Mink Stink

In the developed world, animals aren’t just kept for eating; they can also be kept for their pelts, or their fur. In Denmark, for example, large numbers of mink are kept in cages for this very purpose. This is morally wrong from an animal-welfare point of view, in my opinion. It is also yet another virus breeding ground. In today’s Guardian newspaper, there is an articleThe Covid-carrying Danish mink are a warning sign – but is anyone heeding it? The article explains that there is evidence that these mink have already contracted Covid-19 from humans. The virus has then mutated in the mink and then jumped back to humans in its new form. To quote from the article:

Mink ACE2 is slightly different from human ACE2, so mink-to-mink transmission may have favoured a mutated virus with a change to its spike protein key that better fits the mink ACE2 lock. As the antibodies that humans generate to fight off Covid-19 target the spike protein on the external surface of the virus, this mink-adapted virus, which has a mutation in its spike protein, may be better able to circumvent our defences.Danish researchers report that one of the variants of the virus found in mink isn’t as easily defeated by the antibodies that humans produce against Covid-19.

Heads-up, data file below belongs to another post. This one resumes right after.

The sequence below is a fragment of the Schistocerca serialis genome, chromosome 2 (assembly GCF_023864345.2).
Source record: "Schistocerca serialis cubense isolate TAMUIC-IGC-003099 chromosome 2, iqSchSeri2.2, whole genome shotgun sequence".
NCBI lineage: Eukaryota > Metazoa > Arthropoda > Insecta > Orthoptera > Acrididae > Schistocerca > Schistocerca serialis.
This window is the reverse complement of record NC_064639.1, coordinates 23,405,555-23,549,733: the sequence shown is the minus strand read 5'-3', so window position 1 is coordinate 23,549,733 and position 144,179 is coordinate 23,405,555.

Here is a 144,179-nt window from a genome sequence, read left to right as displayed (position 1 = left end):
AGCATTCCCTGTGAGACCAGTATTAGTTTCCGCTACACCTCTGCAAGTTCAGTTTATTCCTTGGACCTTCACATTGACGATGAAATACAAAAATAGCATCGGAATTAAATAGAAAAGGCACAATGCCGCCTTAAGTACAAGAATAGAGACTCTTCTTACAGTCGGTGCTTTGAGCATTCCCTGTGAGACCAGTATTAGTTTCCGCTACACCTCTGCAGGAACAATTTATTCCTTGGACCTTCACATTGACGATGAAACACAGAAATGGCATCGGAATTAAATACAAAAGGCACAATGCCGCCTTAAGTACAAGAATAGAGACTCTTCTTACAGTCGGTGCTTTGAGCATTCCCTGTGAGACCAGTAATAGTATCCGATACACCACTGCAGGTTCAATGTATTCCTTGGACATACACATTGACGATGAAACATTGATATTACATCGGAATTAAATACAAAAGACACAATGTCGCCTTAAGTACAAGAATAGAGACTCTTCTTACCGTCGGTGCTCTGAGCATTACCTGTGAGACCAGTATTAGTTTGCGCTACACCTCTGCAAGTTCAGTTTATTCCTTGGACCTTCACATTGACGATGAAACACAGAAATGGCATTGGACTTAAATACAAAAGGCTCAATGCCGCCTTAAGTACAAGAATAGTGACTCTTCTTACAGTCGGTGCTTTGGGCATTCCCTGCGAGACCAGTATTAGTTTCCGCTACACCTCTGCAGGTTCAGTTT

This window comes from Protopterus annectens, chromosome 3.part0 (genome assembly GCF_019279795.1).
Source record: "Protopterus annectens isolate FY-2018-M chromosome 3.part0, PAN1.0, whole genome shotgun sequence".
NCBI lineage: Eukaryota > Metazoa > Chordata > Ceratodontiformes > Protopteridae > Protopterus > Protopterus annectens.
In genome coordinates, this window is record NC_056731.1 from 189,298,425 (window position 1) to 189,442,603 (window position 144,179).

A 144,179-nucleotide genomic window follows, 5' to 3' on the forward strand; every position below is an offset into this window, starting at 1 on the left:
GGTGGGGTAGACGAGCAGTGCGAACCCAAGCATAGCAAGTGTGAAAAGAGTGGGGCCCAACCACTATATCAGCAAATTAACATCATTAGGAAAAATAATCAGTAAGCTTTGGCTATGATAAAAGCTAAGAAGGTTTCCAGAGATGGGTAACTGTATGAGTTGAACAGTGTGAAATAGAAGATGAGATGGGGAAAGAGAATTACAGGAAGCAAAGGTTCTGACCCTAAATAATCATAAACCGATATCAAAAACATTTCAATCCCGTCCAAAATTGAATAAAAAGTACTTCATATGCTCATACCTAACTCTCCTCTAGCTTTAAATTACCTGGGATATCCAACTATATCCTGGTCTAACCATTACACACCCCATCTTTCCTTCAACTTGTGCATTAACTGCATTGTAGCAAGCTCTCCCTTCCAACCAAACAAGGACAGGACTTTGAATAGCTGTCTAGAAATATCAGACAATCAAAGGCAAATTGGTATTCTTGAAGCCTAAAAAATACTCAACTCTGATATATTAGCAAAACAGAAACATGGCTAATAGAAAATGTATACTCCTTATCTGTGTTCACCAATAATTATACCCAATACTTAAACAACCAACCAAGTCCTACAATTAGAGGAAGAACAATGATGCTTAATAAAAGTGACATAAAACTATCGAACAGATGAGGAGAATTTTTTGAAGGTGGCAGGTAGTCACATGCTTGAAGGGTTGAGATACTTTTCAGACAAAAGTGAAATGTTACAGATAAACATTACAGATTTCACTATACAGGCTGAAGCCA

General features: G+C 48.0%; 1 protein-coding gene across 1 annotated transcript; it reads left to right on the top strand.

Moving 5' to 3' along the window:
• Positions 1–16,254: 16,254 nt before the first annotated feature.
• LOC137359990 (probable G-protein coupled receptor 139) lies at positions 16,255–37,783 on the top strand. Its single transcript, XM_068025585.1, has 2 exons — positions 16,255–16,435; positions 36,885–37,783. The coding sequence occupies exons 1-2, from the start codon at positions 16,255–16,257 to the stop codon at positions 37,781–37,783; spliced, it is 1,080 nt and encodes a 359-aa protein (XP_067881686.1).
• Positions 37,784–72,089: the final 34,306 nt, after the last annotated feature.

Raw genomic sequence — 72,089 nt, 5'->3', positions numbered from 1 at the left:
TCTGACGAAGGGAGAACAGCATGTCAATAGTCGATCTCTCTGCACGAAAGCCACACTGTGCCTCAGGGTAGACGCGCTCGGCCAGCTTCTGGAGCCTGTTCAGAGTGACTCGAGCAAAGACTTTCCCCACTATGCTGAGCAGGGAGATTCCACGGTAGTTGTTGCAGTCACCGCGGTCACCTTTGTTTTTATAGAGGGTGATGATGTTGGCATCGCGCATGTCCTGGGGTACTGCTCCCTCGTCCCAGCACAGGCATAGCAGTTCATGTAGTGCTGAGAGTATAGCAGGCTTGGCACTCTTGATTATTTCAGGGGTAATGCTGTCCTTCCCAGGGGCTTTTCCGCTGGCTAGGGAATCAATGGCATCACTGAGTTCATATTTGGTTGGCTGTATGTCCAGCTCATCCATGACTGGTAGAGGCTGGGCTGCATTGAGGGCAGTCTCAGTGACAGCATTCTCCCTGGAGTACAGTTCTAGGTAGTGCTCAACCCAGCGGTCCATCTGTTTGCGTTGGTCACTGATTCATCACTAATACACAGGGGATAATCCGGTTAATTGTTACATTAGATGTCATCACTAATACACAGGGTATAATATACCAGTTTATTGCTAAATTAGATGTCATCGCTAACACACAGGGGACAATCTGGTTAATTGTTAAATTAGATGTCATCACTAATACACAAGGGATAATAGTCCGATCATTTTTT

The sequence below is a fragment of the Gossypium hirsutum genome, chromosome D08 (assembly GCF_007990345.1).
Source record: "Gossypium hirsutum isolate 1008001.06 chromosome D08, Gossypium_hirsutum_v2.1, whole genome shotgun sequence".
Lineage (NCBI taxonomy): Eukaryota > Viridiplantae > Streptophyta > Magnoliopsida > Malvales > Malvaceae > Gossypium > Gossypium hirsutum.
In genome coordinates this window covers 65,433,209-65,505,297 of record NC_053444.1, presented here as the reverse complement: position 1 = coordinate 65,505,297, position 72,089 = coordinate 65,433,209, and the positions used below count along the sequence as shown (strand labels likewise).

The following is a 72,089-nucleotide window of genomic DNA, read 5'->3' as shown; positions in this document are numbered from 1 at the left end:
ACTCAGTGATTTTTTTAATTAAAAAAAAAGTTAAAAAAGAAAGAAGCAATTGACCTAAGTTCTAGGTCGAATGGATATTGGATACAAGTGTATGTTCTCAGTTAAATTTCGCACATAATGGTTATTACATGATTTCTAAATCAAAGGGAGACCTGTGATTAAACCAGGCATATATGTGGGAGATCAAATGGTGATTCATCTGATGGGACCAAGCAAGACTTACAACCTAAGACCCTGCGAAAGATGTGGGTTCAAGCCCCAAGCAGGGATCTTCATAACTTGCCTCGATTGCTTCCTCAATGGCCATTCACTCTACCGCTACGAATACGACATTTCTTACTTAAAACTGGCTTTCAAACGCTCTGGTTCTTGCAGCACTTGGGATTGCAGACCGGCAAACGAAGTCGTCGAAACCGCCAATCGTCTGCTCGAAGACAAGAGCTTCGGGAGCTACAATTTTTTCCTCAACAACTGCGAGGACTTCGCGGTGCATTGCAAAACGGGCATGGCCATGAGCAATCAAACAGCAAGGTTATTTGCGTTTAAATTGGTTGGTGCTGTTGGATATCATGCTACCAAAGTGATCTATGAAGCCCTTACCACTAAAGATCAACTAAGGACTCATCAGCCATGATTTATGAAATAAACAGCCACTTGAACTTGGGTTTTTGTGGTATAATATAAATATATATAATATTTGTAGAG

People who contract coronaviruses usually fight them off, and get better, but they often don’t develop any long-term immunity. If they do develop some immunity to that coronavirus, the immunity often fades out in a month or two. Any coronavirus vaccine that people take is likely to have the same effect; a non-existence or short-term immunity to the disease. An effective coronavirus vaccine has always been very difficult to create, which is why there’s no cure for the common cold.